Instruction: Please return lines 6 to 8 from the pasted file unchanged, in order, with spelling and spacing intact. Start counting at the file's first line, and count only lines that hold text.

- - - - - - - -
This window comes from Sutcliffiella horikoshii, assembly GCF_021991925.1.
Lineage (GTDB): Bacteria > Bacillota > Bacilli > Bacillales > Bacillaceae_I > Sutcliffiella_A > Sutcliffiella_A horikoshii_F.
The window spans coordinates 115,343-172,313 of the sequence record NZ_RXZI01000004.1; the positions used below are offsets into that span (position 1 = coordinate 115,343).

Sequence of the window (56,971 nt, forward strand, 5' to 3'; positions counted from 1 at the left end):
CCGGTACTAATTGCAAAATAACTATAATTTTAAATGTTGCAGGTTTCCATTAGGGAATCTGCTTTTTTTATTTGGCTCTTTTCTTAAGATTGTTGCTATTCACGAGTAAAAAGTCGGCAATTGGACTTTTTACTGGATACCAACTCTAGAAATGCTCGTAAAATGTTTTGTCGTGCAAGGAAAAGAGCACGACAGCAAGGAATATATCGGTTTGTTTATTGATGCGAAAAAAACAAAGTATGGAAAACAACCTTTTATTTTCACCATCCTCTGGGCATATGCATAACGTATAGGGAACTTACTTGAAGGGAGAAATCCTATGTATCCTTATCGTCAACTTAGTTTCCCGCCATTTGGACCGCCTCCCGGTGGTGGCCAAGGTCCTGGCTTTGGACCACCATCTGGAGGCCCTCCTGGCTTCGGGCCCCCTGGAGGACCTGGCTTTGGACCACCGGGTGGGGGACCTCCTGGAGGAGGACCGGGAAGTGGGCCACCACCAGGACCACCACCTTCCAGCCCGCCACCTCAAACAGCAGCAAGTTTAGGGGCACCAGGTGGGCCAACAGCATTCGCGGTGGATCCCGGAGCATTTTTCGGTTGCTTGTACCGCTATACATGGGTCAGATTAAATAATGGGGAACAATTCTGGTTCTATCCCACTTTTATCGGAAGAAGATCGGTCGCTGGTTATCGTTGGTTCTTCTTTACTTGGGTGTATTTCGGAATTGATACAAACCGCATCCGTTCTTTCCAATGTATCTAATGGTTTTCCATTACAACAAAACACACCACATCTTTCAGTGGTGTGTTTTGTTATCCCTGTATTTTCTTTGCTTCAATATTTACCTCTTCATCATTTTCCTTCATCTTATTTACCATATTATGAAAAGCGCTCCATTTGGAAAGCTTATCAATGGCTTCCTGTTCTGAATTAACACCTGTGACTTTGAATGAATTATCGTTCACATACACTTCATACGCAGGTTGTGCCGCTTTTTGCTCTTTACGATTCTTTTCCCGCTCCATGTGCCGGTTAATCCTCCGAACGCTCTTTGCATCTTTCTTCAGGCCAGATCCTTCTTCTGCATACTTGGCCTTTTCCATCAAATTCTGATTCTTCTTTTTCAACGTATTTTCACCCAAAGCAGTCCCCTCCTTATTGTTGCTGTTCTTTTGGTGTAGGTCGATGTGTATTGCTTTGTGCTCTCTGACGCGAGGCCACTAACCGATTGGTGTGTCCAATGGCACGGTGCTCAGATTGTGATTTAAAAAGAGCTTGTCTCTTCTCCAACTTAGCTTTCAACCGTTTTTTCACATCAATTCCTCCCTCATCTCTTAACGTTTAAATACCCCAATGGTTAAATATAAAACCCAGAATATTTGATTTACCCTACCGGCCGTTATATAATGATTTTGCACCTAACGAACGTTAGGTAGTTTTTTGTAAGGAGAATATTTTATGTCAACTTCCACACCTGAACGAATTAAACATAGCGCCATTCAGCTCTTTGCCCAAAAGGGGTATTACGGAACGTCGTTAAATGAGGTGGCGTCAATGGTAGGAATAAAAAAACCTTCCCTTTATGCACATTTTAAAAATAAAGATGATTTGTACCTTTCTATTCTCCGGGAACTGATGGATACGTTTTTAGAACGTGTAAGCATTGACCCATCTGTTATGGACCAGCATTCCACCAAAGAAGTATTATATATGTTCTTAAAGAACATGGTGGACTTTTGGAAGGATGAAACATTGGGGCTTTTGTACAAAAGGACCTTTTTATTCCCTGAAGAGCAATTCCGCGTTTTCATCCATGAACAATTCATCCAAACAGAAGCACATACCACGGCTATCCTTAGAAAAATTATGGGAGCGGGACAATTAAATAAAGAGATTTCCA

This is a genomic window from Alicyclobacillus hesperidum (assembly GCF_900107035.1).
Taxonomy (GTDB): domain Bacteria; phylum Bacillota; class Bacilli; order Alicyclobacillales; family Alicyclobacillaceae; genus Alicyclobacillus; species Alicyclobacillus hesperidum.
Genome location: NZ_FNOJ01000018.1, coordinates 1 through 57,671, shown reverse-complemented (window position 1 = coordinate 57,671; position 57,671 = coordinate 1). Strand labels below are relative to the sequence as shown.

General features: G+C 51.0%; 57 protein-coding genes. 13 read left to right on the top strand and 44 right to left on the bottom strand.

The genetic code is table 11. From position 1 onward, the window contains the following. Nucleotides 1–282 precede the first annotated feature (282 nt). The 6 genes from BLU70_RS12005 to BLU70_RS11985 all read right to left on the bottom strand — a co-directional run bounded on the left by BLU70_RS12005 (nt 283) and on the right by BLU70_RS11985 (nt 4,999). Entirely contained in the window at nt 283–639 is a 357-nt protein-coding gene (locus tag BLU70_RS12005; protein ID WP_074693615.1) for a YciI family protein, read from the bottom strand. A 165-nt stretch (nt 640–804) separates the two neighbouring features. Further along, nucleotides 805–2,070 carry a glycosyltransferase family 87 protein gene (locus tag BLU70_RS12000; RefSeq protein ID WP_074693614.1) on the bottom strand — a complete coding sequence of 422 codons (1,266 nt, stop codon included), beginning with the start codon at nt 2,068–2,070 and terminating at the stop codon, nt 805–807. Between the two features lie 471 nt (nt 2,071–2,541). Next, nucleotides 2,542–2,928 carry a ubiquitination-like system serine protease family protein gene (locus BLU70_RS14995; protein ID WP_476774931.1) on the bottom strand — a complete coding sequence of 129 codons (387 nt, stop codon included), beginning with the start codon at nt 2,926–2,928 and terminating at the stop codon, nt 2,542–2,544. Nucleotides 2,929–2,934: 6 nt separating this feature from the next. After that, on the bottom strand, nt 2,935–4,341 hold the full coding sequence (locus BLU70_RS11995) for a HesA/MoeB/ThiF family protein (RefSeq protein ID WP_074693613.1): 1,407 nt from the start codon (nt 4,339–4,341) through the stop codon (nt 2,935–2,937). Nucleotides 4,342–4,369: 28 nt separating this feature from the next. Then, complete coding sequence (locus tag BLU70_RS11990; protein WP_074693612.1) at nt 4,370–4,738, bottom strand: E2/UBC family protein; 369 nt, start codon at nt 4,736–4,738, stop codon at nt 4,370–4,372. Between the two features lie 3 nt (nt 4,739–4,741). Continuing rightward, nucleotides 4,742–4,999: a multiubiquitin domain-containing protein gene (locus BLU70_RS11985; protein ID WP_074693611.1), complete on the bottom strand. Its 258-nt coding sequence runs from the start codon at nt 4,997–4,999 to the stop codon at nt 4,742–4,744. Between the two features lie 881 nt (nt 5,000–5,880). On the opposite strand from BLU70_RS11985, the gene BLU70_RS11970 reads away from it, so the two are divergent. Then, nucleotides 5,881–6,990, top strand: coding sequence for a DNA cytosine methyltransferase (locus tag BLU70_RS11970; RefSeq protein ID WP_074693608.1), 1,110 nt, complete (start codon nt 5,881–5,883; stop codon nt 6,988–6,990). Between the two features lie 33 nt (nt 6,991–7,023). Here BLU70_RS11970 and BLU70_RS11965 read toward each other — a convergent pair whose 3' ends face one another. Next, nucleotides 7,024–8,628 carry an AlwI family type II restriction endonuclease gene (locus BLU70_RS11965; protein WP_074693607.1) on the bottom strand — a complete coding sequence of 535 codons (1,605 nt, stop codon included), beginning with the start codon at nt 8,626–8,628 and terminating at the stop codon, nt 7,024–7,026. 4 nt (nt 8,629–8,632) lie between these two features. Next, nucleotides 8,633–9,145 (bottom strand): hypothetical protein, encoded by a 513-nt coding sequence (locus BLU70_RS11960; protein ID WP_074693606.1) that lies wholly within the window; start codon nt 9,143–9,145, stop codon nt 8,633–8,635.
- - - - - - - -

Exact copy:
This is a genomic window from Alicyclobacillus hesperidum (assembly GCF_900107035.1).
Taxonomy (GTDB): domain Bacteria; phylum Bacillota; class Bacilli; order Alicyclobacillales; family Alicyclobacillaceae; genus Alicyclobacillus; species Alicyclobacillus hesperidum.
Genome location: NZ_FNOJ01000018.1, coordinates 1 through 57,671, shown reverse-complemented (window position 1 = coordinate 57,671; position 57,671 = coordinate 1). Strand labels below are relative to the sequence as shown.